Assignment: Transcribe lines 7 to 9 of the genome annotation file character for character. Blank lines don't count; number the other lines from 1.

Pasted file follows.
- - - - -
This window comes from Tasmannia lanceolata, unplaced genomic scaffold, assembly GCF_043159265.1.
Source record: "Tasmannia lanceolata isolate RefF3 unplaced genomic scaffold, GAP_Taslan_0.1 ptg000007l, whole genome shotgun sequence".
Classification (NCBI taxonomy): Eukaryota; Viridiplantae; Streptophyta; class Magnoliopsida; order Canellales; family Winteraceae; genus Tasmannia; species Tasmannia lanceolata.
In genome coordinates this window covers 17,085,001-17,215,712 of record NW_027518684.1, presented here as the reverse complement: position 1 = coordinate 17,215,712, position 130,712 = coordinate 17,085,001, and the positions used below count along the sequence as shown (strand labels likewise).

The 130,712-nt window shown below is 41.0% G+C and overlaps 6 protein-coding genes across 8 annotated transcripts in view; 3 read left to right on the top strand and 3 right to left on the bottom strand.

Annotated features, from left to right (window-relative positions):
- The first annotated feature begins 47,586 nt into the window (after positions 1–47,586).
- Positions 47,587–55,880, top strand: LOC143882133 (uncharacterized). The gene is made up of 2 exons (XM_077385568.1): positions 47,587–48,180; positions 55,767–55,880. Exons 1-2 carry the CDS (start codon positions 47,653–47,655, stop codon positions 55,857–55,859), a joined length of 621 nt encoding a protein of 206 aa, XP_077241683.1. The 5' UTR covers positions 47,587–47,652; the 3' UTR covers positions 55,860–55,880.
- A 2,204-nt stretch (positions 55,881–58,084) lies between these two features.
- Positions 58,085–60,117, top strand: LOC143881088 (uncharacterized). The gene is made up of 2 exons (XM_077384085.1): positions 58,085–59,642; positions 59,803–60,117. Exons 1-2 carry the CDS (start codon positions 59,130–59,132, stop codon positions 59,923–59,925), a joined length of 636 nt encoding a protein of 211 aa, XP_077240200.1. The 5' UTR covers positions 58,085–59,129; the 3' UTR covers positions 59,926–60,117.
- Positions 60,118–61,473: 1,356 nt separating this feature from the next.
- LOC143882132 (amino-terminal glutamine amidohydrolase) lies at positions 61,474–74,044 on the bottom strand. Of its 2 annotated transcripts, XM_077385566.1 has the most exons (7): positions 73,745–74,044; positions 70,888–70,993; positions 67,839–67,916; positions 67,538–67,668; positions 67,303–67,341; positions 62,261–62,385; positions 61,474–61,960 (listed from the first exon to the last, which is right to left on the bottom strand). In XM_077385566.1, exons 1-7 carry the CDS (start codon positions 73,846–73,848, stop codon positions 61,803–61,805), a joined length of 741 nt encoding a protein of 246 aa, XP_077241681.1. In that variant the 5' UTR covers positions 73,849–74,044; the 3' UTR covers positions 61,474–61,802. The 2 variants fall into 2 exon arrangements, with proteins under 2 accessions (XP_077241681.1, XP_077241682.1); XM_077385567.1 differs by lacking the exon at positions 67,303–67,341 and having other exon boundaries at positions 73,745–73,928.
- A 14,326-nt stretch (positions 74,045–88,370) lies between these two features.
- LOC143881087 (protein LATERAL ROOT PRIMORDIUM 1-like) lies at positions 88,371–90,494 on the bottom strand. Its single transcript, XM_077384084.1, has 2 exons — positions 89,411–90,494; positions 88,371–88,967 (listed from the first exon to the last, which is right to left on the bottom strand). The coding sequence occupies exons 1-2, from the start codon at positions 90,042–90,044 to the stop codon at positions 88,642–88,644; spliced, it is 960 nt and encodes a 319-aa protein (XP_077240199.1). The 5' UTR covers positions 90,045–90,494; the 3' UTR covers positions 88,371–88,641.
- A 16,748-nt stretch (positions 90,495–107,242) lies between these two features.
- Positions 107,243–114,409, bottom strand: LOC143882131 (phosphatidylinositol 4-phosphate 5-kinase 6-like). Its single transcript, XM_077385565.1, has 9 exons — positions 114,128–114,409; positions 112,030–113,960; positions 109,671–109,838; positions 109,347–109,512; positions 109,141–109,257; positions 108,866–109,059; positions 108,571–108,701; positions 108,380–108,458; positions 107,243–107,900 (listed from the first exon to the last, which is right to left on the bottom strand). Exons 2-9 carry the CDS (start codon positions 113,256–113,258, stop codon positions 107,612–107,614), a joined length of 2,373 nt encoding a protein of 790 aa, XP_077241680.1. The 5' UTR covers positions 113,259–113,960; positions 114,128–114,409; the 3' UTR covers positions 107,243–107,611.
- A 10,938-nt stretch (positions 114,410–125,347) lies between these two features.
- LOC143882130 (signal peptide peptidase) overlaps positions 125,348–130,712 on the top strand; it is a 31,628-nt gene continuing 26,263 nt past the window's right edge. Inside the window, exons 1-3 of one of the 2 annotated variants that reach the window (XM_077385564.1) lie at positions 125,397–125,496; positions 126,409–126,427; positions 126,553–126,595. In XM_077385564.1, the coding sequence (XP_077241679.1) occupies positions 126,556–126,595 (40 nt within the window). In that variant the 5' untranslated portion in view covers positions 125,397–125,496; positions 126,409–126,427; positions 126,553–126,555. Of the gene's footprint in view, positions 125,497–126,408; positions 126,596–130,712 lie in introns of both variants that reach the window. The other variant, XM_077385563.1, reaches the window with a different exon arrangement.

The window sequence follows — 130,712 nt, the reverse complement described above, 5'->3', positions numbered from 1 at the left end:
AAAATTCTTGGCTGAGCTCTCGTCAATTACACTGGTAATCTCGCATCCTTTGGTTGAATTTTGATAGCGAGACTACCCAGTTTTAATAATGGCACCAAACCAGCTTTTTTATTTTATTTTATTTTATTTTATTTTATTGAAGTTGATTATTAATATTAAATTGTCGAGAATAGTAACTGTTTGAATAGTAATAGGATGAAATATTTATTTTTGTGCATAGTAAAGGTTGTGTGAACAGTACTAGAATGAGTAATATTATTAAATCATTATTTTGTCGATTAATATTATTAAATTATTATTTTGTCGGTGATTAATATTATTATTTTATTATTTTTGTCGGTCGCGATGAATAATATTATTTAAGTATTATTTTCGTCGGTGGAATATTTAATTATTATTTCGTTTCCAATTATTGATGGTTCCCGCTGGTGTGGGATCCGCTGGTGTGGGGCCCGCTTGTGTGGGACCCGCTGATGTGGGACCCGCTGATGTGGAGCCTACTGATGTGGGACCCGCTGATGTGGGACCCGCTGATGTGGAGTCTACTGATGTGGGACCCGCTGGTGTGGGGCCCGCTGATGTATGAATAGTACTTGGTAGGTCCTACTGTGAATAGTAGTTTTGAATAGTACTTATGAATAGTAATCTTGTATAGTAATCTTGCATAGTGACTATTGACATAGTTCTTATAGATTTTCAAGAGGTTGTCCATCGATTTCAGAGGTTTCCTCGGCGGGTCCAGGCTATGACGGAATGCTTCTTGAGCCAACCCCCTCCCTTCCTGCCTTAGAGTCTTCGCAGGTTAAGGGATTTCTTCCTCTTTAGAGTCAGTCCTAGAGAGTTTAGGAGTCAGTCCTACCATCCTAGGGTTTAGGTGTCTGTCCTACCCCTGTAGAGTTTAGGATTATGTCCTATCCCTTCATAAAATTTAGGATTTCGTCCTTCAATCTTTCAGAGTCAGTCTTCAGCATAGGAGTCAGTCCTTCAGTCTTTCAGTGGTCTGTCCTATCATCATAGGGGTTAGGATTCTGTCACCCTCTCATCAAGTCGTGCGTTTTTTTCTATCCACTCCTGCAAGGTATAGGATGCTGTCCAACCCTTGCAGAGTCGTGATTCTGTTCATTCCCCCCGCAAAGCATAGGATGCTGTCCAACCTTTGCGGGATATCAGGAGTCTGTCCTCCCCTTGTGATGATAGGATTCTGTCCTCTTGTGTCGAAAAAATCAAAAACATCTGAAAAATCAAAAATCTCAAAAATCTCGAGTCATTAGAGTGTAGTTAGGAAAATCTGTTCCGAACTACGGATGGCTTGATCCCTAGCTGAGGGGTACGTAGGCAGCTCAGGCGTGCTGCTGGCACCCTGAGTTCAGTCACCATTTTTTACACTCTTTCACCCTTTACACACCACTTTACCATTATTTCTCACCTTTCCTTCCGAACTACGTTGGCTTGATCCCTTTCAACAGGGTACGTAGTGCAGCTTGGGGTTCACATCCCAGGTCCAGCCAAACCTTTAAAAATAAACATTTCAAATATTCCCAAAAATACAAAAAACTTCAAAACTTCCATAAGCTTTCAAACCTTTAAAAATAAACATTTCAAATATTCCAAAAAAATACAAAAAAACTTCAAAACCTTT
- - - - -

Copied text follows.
- The first annotated feature begins 47,586 nt into the window (after positions 1–47,586).
- Positions 47,587–55,880, top strand: LOC143882133 (uncharacterized). The gene is made up of 2 exons (XM_077385568.1): positions 47,587–48,180; positions 55,767–55,880. Exons 1-2 carry the CDS (start codon positions 47,653–47,655, stop codon positions 55,857–55,859), a joined length of 621 nt encoding a protein of 206 aa, XP_077241683.1. The 5' UTR covers positions 47,587–47,652; the 3' UTR covers positions 55,860–55,880.
- A 2,204-nt stretch (positions 55,881–58,084) lies between these two features.